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Author Topic: Lazy H Antenna  (Read 7430 times)

Offline Pigmeat

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Re: Lazy H Antenna
« Reply #15 on: July 28, 2013, 2214 UTC »
Boombox, you beat me to it.

Chris, you could use traps on both the dipole and the reflector to reduce the footprint. You would probably know better than I where to find online calculators for the coils.

Offline Sealord

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Re: Lazy H Antenna
« Reply #16 on: July 30, 2013, 1324 UTC »
Hah! That's what you think. I have no hair above the ears. Plenty in my ears,but none above. And it's mauve thank you very much.

thats basically PINK   did you dye yur hair for AL again

Good to see ya hanging around the asylum OR! :)
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Offline Sealord

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Re: Lazy H Antenna
« Reply #17 on: July 31, 2013, 1259 UTC »
Chris, what about an EWE?  If you have two trees in line towards Europe it would be ideal, plus it's closer to the ground for tweaking.
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Offline ChrisSmolinski

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Re: Lazy H Antenna
« Reply #18 on: July 31, 2013, 1316 UTC »
Chris, what about an EWE?  If you have two trees in line towards Europe it would be ideal, plus it's closer to the ground for tweaking.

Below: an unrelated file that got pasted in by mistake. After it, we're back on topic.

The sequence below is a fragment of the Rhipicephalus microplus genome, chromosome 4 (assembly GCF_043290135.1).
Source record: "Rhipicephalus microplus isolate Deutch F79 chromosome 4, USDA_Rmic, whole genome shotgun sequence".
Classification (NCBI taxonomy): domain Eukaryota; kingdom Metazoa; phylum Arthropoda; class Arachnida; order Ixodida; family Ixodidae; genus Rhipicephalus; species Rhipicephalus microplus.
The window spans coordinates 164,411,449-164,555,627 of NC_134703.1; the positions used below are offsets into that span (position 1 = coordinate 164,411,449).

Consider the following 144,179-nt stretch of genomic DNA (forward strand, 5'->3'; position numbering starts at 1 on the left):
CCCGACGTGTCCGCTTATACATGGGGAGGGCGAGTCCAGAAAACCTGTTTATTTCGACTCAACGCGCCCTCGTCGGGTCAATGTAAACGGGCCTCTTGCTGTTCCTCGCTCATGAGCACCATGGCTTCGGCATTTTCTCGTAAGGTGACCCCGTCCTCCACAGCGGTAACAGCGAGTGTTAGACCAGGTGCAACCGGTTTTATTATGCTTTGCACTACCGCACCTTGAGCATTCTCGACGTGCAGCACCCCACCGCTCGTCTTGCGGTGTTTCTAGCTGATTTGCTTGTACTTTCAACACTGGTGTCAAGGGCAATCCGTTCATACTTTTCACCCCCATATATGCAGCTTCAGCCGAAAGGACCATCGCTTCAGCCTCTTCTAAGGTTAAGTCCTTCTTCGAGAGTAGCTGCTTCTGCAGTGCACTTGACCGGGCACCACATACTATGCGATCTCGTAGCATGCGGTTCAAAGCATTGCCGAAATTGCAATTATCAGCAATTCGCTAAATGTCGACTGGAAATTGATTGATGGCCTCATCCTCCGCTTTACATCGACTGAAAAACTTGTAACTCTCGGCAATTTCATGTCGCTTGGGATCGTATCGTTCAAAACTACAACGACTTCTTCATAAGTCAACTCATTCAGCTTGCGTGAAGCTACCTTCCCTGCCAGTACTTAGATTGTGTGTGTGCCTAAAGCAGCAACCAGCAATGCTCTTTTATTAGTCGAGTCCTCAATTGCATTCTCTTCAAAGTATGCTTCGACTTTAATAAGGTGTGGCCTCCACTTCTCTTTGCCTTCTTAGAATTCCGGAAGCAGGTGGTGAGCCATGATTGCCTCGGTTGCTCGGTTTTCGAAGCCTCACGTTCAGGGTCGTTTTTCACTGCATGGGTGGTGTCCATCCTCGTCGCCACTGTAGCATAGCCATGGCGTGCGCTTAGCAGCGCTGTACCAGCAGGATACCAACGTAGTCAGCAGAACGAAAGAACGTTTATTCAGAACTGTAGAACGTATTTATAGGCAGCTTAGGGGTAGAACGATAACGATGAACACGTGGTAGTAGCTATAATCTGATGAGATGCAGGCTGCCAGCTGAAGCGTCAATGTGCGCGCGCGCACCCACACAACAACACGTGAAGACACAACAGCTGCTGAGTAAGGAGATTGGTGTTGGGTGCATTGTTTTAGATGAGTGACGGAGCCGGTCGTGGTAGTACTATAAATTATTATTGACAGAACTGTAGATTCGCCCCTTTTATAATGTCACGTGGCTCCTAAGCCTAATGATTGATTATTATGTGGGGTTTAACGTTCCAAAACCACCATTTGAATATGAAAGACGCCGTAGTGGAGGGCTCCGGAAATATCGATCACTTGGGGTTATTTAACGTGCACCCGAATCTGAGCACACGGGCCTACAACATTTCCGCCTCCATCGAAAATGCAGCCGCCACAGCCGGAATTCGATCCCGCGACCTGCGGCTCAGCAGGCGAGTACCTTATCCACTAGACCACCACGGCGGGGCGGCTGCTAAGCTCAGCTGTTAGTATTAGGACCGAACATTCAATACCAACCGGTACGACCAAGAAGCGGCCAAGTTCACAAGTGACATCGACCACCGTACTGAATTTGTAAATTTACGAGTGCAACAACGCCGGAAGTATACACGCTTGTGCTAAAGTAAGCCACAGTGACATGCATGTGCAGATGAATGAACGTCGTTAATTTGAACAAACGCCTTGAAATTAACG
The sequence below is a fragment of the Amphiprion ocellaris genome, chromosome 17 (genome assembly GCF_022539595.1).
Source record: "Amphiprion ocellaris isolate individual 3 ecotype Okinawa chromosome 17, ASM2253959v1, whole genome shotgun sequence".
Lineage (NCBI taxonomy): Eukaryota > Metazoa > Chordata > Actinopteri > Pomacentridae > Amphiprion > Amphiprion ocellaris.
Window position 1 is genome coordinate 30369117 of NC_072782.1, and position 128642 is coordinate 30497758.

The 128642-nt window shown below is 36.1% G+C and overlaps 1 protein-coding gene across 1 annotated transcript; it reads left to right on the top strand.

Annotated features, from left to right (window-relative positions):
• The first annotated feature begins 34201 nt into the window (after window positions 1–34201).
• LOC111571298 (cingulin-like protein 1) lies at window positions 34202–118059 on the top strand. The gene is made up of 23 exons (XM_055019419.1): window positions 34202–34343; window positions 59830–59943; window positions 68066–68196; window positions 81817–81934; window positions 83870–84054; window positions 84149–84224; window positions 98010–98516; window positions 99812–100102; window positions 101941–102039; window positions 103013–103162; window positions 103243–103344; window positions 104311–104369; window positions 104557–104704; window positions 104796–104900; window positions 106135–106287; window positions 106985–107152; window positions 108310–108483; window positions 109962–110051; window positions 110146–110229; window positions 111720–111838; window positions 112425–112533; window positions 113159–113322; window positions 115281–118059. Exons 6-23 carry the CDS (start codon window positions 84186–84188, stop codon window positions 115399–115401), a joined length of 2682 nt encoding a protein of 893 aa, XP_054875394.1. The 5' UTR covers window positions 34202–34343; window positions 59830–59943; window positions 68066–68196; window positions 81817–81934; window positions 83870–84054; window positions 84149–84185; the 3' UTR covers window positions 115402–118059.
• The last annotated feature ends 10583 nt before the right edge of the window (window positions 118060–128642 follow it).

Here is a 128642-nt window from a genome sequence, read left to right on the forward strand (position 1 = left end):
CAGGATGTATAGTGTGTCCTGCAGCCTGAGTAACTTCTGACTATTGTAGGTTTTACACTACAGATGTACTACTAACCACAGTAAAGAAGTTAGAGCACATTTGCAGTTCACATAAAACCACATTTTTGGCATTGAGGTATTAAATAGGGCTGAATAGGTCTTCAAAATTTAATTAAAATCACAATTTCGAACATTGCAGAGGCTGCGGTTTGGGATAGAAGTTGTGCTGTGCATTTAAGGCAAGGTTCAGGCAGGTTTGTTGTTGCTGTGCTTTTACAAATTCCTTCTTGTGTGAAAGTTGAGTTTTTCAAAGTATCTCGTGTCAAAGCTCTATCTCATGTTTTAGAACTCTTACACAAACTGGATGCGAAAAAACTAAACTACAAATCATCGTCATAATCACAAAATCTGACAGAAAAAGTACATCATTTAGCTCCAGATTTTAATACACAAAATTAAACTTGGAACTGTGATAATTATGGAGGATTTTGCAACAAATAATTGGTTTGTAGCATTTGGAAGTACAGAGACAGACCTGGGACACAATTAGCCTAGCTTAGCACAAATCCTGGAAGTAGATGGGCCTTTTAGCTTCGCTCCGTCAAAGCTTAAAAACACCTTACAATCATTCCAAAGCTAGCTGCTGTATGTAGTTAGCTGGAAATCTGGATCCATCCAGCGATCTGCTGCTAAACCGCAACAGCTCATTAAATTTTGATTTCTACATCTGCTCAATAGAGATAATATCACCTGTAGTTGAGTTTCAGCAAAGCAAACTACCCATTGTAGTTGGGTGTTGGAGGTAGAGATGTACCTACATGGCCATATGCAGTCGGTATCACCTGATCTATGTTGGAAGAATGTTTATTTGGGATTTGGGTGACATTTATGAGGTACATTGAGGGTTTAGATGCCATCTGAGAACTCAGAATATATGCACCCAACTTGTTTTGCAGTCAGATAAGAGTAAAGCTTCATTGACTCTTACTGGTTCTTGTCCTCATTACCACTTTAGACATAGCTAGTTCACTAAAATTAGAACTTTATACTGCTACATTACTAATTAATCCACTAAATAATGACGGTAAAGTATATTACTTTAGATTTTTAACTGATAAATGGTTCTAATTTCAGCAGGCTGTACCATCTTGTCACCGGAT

I think I do have two such trees, Sealord. Thanks for the suggestion, let me look into it. Do you have one?
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Offline Sealord

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Re: Lazy H Antenna
« Reply #19 on: July 31, 2013, 1343 UTC »
I was using one before I got into the phased verticals and had good results with it.  In a sense, that's what the EWE is - two phased verticals in an endfire arrangement using the top horizontal wire connecting the two verticals as your phase line.  The only downside is the antenna is very dependent on grounding so if your soil conditions are really, really bad then it might not give you as good of performance.

How far apart are your trees?  I don't know of any tree distance/Freq. formula, but IIRC the rule of thumb is twice the distance per vertical height.  I had two pines that were 14' apart so I set my verticals up 7' high and had good results.  You do have to use a 3:1 transformer to knock it down to 50 ohms.
« Last Edit: July 31, 2013, 1650 UTC by Sealord »
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